"I think it was a choice to repress the character so much, and to set up limitations," Batson says.
Also, expect attempts to repress it by those in power—who stand to directly lose the most.
The deal with the Iranian government will give them a free hand to repress activists and keep political prisoners behind bars.
Saudi Arabia wanted to establish an Islamic state in Afghanistan and repress Shia (it wants the same in Syria today).
Krampus makes manifest the shadow sides of human nature that Christianity seeks to repress.
This declaration was so unexpected that Thrse could not repress a sudden laughing exclamation.
Maurice looked, struggling to repress the emotion that almost unmanned him.
But when little Ali was brought out and he began to play on his kanoon, his harp, it was impossible to repress Naomi's excitement.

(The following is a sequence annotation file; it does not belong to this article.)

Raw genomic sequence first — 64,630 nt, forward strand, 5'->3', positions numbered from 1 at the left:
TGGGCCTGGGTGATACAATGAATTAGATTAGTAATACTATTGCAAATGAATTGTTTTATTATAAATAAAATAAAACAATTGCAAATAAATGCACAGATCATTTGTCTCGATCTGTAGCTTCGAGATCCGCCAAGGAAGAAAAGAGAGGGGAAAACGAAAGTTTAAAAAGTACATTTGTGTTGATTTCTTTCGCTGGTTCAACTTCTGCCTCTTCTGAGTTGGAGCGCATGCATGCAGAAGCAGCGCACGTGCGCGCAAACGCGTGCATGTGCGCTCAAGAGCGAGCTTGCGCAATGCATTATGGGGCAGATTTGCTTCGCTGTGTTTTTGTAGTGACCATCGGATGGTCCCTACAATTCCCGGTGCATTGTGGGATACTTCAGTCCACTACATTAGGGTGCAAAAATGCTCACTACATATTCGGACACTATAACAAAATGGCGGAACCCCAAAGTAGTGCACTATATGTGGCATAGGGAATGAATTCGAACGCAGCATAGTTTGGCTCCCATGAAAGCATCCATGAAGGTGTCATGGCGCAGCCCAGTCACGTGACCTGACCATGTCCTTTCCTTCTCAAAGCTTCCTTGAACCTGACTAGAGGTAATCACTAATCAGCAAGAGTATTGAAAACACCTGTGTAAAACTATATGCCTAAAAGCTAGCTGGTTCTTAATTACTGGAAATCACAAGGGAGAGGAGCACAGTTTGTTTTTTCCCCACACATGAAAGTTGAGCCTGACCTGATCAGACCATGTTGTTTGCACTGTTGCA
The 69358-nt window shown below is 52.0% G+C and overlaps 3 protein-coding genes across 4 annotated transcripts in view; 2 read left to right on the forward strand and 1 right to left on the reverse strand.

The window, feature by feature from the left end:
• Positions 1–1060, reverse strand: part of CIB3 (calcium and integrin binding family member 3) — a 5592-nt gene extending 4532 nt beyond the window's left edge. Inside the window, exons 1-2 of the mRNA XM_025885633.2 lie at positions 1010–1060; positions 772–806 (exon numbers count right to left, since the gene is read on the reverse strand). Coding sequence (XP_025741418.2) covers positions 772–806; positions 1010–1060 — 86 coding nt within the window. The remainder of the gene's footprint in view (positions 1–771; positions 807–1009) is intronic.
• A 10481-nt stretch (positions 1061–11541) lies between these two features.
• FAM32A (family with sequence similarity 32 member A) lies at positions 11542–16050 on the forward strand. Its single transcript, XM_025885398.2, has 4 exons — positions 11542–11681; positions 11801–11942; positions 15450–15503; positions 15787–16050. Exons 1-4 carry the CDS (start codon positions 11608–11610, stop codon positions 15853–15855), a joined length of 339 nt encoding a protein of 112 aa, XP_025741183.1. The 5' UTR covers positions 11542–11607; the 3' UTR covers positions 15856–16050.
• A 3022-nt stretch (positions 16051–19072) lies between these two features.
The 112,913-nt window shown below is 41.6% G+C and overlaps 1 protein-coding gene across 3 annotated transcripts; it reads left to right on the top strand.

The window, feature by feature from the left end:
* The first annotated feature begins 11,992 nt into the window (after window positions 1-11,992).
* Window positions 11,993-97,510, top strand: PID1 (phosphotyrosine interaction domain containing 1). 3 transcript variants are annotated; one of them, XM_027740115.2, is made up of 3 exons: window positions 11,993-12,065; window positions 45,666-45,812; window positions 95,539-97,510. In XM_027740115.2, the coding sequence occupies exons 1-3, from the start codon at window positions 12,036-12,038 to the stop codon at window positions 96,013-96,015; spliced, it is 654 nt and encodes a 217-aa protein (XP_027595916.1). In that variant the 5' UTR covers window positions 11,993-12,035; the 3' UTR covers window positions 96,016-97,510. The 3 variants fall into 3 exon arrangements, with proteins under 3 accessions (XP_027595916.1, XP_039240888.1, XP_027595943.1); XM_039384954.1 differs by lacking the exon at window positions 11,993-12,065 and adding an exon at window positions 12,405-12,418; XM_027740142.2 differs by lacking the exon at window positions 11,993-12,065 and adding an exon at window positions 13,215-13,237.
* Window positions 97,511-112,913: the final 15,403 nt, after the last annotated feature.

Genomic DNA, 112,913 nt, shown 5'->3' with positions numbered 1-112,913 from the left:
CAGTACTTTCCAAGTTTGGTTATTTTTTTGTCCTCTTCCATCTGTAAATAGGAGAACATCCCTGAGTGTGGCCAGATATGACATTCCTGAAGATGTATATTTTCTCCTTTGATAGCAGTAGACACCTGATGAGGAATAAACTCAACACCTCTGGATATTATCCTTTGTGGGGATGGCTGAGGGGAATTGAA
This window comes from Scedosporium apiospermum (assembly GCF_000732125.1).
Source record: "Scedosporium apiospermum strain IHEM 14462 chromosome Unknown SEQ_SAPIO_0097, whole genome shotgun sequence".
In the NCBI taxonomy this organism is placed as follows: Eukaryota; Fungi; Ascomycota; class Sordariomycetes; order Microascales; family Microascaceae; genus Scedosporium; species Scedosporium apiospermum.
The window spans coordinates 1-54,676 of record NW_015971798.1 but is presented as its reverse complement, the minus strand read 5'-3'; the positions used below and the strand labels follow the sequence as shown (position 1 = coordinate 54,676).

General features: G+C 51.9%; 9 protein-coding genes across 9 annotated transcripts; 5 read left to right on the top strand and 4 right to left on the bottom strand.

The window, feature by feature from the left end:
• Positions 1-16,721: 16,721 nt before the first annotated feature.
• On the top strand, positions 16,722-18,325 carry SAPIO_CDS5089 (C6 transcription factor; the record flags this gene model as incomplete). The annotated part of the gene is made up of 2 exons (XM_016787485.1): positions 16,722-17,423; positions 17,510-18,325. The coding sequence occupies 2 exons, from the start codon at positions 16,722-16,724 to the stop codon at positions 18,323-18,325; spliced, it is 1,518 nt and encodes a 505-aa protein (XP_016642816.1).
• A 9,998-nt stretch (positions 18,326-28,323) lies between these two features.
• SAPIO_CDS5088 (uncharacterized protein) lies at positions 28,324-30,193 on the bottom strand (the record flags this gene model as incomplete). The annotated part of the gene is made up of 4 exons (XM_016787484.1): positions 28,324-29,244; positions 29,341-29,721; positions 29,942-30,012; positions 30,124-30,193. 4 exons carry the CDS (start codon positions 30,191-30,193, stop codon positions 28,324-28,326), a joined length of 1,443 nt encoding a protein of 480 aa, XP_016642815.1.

Joubert, with eighteen thousand men, was left to repress the Tyrol.
Many savages do not repress the signs of fear so much as Europeans; and they often tremble greatly.
late 14c., "to check, restrain," from Latin repressus, past participle of reprimere "hold back, curb," figuratively "check, confine, restrain, refrain," from re- "back" (see re-) + premere "to push" (see press (v.1)).
Used of feelings or desires from late 14c.; in the purely psychological sense, it represents German verdrängen (Freud, 1893), first attested 1904 (implied in repressed). Meaning "to put down" (a rebellion, etc.) is from late 15c. Related: Repressed; repressing.
repress re·press (rĭ-prěs')
v. re·pressed, re·press·ing, re·press·es
To hold back by an act of volition.
To exclude something from the conscious mind.